close

Вход

Забыли?

вход по аккаунту

?

Презентация1

код для вставки
Ecological catastrophe in Japan
The history of J
APAN
Japan is an archipelago of 6,852 islands.
[
The four largest islands are Hokkaid
ō
, Ky
ū
sh
ū
and Shikoku, together accounting for ninety
-
seven percent of Japan's land area. Japan has the world's tenth
-
largest population, with over 127
million people. The Greater Tokyo Area, which includes the capital city of Tokyo and several surrounding prefectures, is the largest metropolitan area in the world, with over 30 million residents.
Japan
is an island nation in East Asia. Located in the Pacific Ocean, it lies to the east of the Sea of Japan. The characters that make up Japan's name mean "sun
-
origin", That is why Japan is sometimes referred to as the "Land of the Rising Sun".
Archaeological research indicates that people lived in Japan as early as the Upper Paleolithic period. The first written mention of Japan is in Chinese history texts from the 1st century
AD. Influence from other nations followed by long periods of isolation has characterized Japan's history. In the late 19th and early 20th centuries victory in the First Sino
-
Japanese War, the Russo
-
Japanese War, and World War I allowed Japan to expand its empire during a period of increasing militarism. The Second Sino
-
Japanese War of 1937 expanded into part of World War II, which brought to an end in 1945 by the atomic bombings of Hiroshima and Nagasaki. Since adopting its revised constitution in 1947, Japan has maintained a unitary constitutional monarchy with an emperor and an elected parliament called the Diet.
The Japanese first appear in written history in the Chinese Book of Han
. According to the Records of Three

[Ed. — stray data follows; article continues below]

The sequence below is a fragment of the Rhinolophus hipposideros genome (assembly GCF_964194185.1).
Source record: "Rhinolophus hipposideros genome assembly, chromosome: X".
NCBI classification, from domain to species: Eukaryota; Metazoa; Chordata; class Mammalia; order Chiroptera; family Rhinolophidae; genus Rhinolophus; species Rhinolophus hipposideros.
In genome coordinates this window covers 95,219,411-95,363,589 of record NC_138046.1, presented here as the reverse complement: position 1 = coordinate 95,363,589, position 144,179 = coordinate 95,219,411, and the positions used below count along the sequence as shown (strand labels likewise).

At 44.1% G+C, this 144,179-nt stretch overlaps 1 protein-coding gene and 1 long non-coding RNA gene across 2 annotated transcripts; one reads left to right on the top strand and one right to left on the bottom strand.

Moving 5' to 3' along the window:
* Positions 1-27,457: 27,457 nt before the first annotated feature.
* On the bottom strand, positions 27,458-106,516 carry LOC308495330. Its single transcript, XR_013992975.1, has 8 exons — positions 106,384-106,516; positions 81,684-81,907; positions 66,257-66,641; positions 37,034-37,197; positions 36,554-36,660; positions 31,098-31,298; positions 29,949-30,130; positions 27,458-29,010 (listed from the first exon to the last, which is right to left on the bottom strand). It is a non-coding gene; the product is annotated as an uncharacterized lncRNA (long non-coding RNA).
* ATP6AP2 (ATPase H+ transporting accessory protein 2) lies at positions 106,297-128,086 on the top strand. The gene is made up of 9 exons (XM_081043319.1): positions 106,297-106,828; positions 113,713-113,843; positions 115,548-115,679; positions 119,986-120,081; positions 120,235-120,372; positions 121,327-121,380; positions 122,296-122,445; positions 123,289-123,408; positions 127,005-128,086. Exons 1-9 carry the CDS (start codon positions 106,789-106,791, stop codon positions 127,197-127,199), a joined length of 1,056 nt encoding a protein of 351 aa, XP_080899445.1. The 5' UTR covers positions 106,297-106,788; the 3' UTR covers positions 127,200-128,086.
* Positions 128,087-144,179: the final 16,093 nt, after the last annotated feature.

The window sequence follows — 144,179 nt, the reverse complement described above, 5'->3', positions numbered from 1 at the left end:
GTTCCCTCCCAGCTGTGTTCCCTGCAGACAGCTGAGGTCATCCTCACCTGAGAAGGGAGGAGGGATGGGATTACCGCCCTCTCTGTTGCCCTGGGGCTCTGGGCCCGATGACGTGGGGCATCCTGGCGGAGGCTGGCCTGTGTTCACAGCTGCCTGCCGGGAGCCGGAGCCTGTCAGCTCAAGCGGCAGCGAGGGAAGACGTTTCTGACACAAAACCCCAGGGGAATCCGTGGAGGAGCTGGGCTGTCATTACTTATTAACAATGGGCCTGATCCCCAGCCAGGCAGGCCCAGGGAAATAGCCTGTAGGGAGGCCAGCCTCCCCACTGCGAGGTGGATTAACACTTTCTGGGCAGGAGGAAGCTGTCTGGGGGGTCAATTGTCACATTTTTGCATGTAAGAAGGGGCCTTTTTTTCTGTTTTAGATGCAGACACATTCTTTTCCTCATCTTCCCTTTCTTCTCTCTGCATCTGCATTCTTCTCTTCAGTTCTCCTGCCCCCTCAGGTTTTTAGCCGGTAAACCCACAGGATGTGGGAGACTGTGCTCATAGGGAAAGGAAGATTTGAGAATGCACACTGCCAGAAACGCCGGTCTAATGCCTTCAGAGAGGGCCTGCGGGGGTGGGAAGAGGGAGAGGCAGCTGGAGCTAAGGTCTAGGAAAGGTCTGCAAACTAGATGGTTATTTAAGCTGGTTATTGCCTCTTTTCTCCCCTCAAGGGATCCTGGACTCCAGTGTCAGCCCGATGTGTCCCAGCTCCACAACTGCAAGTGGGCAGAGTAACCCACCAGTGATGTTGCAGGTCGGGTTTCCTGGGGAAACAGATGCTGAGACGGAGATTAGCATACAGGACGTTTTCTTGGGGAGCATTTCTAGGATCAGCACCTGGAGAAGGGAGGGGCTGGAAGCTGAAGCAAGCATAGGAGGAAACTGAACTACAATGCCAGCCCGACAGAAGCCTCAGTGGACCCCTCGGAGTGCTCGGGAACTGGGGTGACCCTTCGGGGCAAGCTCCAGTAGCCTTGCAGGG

Kingdoms
, the most powerful kingdom on the archipelago during the 3rd century was called Yamataikoku. Buddhism was first introduced to Japan from Baekje, but the subsequent development of Japanese Buddhism was primarily influenced by China. Despite early resistance, Buddhism was promoted by the ruling class and gained widespread acceptance beginning in the Asuka period (592
–
710).
11 MARCH 2011
On 11 March 2011 an earthquake categorised as 9.0 M
W
on the moment magnitude scale occurred at 14:46 Japan Standard Time (JST) off the northeast coast of Japan. Units 4, 5 and 6 had been shut down prior to the earthquake for planned maintenance. The remaining reactors were shut down automatically after the earthquake, and the remaining decay heat of the fuel was being cooled with power from emergency generators. The subsequent destructive tsunami with waves of up to 14 meters (the reactors were designed to handle up to 6 meters) disabled emergency generators required to cool the reactors. Over the following three weeks there was evidence of partial nuclear meltdowns in units 1, 2 and 3: visible explosions, suspected to be caused by hydrogen gas, in units 1 and 3; a suspected explosion in unit 2, that may have damaged the primary containment vessel; and a possible uncovering of the units 1, 3 and 4 spent fuel pools. Radiation releases caused large evacuations, concern about food and water supplies, and treatment of nuclear workers.
The events at units 1, 2 and 3 have been rated at Level 7 (major release of radioactive material with widespread health and environmental effects r
-
equiring implementation of planned and extended countermeasures) on the International Nuclear Event Scale, and those at unit 4 as Level 3 (Serious Incident) events.
On 3 April 2011, two bodies were discovered in the basement turbine room after the workers likely ran there during the tsunami.
Diagram (approximate) of the Fukushima I Nuclear Power plant accidents
. Labels: 1) Unit 1:
Explosion, roof blown off (12 March)
2) Unit 2:
Explosion (15 March), Contaminated water in underground trench, possible leak from suppression chamber
3) Unit 3:
Explosion, most of concrete building destroyed (14 March), Possible plutonium leak
4) Unit 4:
Fire (15 March), Water level in spent fuel pools partly restored
5) Multiple trenches:
probable source of contaminated water, partly underground, leaked stopped (6 April)
Cross
-
section sketch of a typical BWR Mark I containment, as used in Units 1 to 5. The reactor core (1) consists of fuel rods and moderator rods (39) which are moved in and out by the device (31). Around the pressure vessel (8), there is an outer containment (19) which is closed by a concrete plug (2). When fuel rods are moved in or out, the crane (26) will move this plug to the pool for facilities (3). Steam from the dry well (11) can move to the wet well (24) through jet nozzles (14) to condense there (18). In the spent fuel pool (5), the used fuel rods (27) are stored. Operating history